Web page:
Hi, my name is Remy Wilbanks. I am from Chicago, Illinois.
My story kind of starts out with my mom falling down a flight of stairs, aand she had me prematurely at one pound, five ounces back in 1990. I was in the hospital, I think, for like three months. My mother also was in the hospital for almost as long. And I remember… the story is is that her leg was hoisted up in some type of gurney and that we were separated.
You know, I had a rough life, you know, coming up, always being smaller than all the rest of the kids. I was always, like, super short. I was super delayed, and every milestone that a child would have, I was super delayed.
My mom was a single mom. So it was… it was super tough for us growing up. She did the best that she could. One thing that I would say that really shaped me was the early ways that I was communicated with. In my house. I was called the R-word. So for me back then, the R-word, you know, when kids used it, it was… it was a negative term to call anyone.
It was followed with, you know, things like I wasn’t attractive. I was ugly. I didn’t look right. And I was always reminded of that. I was always reminded that I looked different. I truly attributed it to being kind of the run of the litter and being told by, you know, the… the caretakers in my life that that was the fact, that if I wasn’t the R-word, maybe I would be attractive or maybe I would be intelligent. It was reinforced daily. It wasn’t something that was just every now and then this was my name. This was who I was. And I accept – I deeply accepted it and – for many years, until I became a freshman in high school,
I got into biology class and I realized – I was sitting at the table and it was like a long lab table. I had one friend across from me that knew. I had another friend that I knew that was next to me, but I didn’t know this girl. The only thing I knew about the girl that sat kind of diagonal from me was that she was a big time bully. So when she talked to me, I was really freaked out. I’m like, Why is she talking to me?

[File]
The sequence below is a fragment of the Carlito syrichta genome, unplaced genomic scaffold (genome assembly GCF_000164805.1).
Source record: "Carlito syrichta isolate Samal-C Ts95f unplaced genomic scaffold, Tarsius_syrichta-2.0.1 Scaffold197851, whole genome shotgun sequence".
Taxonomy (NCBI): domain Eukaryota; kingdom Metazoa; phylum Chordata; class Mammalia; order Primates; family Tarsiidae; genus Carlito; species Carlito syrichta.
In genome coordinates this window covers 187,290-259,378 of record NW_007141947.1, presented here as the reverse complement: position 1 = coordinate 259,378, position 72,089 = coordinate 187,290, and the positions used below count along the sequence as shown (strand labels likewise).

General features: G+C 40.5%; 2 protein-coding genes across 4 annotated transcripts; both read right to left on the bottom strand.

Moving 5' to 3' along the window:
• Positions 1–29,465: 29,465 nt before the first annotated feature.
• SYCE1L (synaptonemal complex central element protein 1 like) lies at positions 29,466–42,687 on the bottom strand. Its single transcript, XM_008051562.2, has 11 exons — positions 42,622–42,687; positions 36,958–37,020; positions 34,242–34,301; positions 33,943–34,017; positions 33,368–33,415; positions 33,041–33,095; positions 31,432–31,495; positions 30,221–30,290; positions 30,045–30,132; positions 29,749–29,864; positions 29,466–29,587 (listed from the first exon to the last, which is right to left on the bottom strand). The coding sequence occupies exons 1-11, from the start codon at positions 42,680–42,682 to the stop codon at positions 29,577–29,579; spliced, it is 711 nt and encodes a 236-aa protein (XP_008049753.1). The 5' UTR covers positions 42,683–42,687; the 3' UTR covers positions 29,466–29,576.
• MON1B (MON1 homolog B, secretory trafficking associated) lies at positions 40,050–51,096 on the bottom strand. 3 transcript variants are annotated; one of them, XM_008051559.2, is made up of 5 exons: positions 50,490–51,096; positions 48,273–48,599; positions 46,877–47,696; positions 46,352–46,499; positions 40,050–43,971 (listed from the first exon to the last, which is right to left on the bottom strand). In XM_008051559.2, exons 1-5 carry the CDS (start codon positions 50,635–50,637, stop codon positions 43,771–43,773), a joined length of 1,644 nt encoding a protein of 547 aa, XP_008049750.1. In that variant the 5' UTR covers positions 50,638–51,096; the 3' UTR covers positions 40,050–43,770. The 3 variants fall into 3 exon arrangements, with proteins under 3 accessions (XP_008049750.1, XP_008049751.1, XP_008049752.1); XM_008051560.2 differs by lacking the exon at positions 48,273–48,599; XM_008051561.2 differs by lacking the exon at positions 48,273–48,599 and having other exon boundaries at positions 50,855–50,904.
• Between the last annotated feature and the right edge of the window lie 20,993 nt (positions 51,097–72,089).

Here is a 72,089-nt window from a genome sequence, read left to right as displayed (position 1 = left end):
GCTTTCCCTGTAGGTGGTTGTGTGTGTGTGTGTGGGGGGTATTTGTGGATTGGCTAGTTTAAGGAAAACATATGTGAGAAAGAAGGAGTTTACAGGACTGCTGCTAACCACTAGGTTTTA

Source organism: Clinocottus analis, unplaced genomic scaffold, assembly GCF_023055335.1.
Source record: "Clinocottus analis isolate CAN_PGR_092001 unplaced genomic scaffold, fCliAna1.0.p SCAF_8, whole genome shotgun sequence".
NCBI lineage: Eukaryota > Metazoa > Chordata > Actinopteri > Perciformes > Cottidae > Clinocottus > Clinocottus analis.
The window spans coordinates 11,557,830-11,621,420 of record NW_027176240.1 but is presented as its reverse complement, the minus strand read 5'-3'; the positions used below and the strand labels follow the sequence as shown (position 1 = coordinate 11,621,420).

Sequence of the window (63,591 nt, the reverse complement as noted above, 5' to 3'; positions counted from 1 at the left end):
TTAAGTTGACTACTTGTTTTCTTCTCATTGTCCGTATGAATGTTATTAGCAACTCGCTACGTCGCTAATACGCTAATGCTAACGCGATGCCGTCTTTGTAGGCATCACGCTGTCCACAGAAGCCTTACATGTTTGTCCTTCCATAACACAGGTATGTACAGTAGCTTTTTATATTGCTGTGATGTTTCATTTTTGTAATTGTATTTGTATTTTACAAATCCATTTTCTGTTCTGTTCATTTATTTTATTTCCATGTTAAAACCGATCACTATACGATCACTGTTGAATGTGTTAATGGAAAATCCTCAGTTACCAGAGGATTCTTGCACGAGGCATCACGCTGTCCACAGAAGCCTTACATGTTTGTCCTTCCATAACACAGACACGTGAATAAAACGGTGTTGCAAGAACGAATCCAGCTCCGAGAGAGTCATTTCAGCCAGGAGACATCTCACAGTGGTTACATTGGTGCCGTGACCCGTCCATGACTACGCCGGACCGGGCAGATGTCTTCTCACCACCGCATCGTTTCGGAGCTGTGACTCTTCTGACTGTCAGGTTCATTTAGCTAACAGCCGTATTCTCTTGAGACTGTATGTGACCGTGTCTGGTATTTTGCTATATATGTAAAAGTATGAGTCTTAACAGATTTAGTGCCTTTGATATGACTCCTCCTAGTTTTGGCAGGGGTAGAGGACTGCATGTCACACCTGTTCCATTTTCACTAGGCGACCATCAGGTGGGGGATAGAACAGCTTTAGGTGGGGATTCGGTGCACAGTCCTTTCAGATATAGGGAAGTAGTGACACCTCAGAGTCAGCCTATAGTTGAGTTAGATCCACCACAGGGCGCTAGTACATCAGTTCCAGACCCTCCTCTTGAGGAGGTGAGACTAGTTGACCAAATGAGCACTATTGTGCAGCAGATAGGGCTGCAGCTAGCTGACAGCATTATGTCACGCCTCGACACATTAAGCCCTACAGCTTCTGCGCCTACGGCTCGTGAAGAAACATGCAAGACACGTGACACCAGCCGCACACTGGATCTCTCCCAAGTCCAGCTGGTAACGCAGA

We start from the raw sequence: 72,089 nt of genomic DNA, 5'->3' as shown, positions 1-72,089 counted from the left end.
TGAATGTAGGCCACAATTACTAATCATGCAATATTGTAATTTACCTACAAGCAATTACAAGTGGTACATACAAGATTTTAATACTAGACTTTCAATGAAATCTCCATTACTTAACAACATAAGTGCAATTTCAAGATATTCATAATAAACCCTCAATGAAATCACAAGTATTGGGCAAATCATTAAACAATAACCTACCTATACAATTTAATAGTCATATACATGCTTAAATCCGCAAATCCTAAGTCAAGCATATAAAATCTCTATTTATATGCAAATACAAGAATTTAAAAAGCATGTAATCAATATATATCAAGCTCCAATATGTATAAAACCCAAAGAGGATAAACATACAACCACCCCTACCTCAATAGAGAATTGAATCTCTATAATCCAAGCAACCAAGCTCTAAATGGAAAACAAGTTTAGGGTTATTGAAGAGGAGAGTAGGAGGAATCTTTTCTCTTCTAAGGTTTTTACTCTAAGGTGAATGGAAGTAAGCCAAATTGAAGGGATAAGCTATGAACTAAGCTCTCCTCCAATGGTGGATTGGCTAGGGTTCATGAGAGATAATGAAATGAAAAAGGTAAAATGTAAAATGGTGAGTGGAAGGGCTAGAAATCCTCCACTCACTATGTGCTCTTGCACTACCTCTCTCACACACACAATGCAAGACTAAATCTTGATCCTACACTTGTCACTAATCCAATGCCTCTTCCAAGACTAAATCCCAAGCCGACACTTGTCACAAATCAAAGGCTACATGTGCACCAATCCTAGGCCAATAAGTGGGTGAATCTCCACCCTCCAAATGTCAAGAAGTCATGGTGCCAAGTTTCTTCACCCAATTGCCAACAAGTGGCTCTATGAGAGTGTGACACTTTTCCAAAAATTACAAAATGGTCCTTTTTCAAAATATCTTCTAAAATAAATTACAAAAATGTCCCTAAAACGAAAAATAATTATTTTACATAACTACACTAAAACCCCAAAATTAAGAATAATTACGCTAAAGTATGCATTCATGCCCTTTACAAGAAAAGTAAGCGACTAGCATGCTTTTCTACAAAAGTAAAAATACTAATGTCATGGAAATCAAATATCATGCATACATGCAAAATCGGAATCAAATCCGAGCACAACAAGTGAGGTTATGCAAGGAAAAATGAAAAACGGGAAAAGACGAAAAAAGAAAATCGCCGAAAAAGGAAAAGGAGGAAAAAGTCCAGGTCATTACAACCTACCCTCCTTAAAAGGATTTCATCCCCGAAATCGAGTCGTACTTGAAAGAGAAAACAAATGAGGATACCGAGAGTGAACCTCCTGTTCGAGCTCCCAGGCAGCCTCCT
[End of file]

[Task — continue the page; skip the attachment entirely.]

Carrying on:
And she’s like, “Hey, can I ask you a question?”
And I’m like, “Sure.”
And she’s like, “You are really, really cute.”
And I’m like, “Really?”
And she’s like, “Why are you shocked?
I’m like, “Because, my whole life, you know, I was told the very opposite.”
And she’s like, “Who told you that?”
And when I told her it was one of my caretakers, you know, that had told me this my whole life she’s like, “They’re lying.”
She was like, “What else did they tell you?”
And I’m like, “That I’m really not that smart either.”
And she’s like, “I’ve watched you in this class.” She’s like, “You know, more than everybody and it’s biology.” She’s like, “Why would this person tell you this?”
I’m like, “I don’t know. I just… I feel like it’s the truth.”
And she’s like, “No, I’ve actually been watching you. And I’ve been wondering why you… you seem like you kind of stay to yourself.” She’s like, “But you’re real, real, real smart.” And she’s like, “And I just want to tell you that you are really, really fine. And I just want you to know that. And whoever told you that is lying to you. And I think that you should really embrace the fact that you’re like a bombshell.”